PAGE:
SRINAGAR, India (Reuters) – Shops and offices were shut in Kashmir on Thursday and the streets largely deserted as the authorities formally revoked the restive state’s constitutional autonomy and split it into two government territories.
An Indo-Tibetan Border Police (ITBP) officer stands guard on a road in Srinagar October 31, 2019. REUTERS/Danish Ismail
Prime Minister Narendra Modi’s decision in August to change Kashmir’s status and tighten its grip over a region also claimed by Pakistan has stoked anger and resentment while a three-decade armed revolt rages.
Just after midnight on Wednesday, the government’s orders went into effect, dividing up the old state of Jammu and Kashmir into two union territories – one Jammu and Kashmir, and the other the Buddhist-dominated high altitude region of Ladakh.
Both will be directly ruled by Delhi, and new lieutenant governors were due to be sworn in at a high-security governor’s premises later on Thursday.
“The unfulfilled dream of integrating Jammu and Kashmir has been accomplished,” said Home Minister Amit Shah, who is leading the political strategy to deal with Kashmir.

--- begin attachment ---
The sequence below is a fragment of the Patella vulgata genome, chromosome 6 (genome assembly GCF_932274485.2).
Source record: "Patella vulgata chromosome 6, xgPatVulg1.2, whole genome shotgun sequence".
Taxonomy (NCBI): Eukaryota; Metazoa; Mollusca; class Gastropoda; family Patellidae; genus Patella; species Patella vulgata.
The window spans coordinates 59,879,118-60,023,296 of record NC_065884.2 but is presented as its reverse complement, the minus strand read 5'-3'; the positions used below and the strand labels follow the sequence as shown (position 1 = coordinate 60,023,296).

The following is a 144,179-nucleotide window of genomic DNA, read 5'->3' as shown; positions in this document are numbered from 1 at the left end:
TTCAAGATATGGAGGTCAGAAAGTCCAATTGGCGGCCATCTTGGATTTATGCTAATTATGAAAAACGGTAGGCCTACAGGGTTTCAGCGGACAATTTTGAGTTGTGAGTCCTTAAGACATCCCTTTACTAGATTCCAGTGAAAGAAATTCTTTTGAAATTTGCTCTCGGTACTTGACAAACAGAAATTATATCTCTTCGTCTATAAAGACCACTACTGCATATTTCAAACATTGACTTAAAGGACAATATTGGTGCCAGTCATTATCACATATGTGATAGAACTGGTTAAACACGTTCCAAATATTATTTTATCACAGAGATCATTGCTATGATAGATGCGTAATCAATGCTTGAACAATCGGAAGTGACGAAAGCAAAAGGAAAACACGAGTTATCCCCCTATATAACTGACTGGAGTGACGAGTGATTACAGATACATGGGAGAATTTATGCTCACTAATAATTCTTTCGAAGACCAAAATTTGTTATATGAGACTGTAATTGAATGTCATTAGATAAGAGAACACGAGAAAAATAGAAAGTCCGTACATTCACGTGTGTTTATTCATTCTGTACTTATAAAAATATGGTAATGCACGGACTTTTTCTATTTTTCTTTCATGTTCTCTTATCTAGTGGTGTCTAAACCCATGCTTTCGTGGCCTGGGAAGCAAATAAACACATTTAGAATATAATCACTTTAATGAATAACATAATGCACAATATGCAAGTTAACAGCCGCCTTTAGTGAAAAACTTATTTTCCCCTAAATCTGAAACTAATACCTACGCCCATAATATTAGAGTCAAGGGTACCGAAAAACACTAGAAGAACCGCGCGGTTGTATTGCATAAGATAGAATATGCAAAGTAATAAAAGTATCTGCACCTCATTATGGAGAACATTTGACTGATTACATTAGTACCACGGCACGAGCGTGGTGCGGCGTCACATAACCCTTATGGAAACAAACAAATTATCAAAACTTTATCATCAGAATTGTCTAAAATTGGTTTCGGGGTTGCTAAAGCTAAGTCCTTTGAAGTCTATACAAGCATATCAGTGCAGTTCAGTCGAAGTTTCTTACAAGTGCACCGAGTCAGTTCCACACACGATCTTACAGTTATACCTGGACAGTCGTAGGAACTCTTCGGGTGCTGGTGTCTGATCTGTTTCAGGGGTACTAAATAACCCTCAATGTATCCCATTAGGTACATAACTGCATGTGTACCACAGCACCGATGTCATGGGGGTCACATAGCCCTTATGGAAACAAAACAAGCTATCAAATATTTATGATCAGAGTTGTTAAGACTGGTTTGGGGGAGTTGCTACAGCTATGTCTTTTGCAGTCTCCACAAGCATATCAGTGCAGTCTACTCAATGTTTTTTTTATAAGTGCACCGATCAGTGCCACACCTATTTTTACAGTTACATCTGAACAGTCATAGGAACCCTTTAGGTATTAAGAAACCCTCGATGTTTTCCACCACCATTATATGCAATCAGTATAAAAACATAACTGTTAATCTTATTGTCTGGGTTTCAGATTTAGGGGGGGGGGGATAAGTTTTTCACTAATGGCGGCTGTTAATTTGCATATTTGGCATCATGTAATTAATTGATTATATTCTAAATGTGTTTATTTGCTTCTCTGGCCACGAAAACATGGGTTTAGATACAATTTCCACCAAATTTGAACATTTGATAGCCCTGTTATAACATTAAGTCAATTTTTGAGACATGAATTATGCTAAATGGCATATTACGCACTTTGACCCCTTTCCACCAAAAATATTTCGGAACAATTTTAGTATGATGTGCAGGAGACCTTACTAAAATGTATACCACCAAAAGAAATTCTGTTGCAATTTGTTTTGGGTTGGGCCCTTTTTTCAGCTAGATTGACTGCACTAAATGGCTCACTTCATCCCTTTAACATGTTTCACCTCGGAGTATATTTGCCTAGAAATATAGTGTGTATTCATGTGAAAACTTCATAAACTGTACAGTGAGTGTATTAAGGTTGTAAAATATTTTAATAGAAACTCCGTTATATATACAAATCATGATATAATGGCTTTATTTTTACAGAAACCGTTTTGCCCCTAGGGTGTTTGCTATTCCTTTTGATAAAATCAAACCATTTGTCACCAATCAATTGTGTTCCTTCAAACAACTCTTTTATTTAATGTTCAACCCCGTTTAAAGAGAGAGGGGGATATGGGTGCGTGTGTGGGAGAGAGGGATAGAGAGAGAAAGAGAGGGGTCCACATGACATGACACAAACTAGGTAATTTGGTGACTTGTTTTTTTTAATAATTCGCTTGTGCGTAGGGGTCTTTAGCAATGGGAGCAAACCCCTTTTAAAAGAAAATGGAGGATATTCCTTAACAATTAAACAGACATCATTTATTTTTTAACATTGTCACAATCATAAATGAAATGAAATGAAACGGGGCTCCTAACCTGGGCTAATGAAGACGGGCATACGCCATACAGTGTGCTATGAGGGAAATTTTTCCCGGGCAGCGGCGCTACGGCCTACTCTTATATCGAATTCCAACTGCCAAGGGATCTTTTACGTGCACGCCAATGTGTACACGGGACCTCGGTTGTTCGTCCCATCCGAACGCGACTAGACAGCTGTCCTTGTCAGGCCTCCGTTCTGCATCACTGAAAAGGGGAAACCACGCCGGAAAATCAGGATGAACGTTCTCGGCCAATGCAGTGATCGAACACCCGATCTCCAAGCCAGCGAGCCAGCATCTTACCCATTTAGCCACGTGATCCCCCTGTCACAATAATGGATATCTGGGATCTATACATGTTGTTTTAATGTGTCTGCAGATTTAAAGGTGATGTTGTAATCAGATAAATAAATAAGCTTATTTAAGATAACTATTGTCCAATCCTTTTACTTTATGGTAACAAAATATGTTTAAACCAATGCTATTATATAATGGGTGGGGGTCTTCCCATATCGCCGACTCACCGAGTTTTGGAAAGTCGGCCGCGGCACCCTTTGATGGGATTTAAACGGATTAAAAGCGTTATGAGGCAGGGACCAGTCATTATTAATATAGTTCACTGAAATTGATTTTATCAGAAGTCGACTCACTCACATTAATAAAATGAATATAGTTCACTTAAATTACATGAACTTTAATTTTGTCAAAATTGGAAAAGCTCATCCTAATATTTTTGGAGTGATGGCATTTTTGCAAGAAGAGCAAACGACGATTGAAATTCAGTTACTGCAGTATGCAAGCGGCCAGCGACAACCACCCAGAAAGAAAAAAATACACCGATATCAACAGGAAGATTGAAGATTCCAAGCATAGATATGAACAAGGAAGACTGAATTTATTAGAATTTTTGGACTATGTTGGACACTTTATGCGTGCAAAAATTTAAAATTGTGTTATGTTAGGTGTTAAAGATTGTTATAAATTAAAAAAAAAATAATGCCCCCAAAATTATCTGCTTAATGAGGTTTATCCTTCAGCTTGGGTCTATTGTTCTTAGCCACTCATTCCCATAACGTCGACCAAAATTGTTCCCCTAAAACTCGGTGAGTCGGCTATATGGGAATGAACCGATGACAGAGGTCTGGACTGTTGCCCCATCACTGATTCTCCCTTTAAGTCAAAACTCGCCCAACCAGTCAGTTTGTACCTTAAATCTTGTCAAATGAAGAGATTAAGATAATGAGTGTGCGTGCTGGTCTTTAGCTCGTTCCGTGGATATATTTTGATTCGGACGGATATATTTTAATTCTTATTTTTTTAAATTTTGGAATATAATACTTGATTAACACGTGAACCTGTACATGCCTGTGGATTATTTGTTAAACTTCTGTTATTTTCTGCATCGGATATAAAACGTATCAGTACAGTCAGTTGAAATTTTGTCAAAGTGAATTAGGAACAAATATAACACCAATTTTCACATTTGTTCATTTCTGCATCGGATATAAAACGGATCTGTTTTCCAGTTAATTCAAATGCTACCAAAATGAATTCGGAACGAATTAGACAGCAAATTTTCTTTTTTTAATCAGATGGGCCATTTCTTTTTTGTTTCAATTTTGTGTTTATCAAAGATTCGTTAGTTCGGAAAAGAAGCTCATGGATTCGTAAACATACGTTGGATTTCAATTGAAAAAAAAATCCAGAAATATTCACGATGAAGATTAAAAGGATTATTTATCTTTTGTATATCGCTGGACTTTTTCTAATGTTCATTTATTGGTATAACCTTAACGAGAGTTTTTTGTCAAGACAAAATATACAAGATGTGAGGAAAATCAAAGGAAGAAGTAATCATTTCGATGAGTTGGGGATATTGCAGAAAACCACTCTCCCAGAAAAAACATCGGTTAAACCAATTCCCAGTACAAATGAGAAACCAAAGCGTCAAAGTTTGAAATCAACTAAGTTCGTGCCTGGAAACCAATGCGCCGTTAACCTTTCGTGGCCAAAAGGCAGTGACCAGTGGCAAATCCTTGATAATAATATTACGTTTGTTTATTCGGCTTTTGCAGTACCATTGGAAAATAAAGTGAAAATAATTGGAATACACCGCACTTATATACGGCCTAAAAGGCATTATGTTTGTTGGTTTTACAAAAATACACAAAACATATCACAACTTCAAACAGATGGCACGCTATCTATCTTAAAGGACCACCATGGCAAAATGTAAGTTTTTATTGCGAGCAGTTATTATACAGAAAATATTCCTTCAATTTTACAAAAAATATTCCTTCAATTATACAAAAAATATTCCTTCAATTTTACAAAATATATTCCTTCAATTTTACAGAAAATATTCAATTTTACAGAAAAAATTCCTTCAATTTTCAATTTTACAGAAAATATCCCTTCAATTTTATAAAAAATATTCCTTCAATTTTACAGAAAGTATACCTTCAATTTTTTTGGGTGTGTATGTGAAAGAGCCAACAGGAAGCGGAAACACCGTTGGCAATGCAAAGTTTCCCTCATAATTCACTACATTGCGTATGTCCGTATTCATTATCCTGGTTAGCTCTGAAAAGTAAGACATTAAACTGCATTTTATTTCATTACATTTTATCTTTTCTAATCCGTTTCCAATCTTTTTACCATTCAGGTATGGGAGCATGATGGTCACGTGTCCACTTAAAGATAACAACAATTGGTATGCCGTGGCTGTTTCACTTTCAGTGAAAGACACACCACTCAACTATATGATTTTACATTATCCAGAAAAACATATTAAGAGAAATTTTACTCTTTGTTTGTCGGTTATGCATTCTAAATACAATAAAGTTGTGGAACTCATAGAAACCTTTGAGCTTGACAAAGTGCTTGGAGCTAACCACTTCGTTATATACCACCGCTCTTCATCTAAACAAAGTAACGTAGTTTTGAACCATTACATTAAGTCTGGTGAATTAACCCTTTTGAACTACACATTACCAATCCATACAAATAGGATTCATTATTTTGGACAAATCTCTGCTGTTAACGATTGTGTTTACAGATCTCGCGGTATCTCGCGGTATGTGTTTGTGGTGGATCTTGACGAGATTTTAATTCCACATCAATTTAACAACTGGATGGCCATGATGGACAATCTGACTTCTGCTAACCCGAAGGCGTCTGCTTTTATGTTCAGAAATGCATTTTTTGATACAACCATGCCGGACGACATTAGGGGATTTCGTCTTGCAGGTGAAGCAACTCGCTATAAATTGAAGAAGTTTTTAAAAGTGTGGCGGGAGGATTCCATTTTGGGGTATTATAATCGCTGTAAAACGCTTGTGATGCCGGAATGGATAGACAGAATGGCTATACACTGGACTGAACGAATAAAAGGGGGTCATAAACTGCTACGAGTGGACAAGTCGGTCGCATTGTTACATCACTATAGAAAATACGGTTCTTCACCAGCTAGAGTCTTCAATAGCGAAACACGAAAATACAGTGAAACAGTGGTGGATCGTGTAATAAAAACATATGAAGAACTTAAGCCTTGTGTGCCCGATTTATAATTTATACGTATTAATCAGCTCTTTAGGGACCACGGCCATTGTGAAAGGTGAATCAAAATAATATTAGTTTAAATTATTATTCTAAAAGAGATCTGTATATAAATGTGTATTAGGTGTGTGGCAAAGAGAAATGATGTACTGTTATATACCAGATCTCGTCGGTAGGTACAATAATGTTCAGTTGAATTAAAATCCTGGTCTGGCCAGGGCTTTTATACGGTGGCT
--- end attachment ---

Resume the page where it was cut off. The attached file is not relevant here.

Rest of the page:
India is hoping that by opening up property rights in Kashmir to people from outside the region it can reignite economic growth, create jobs and turn the focus away from the militancy in which more than 40,000 people have died.
It blames Pakistan for keeping the revolt alive, allegations that the nuclear-armed neighbour denies.
On Thursday, there was little traffic on the streets of Srinagar, the main city, except for children going to school to complete hastily arranged exams. Many children have been kept out of school since the August clampdown.
Shops were shut as a mark of opposition against Kashmir’s new status.
Authorities deployed additional paramilitary forces in parts of Srinagar where small protests have erupted in the past since the August 5 announcement of the change of status.
Still, there were 20 small incidents of stone-pelting reported from Srinagar and other parts of the Kashmir valley on Wednesday, a state police official said.
Former Jammu and Kashmir chief minister Mehbooba Mufti, one of scores of politicians in detention to prevent large protests from breaking out, said the federal government must engage with Kashmiris before they become even more alienated.
“GOI (government of India) has left Kashmiris in the lurch & shown disregard for their rights. But if you consider them as your own, reach out & engage with them before it’s too late,” she said in a Twitter post which is being handled by her daughter Iltija.
Writing by Sanjeev Miglani. Editing by Lincoln Feast.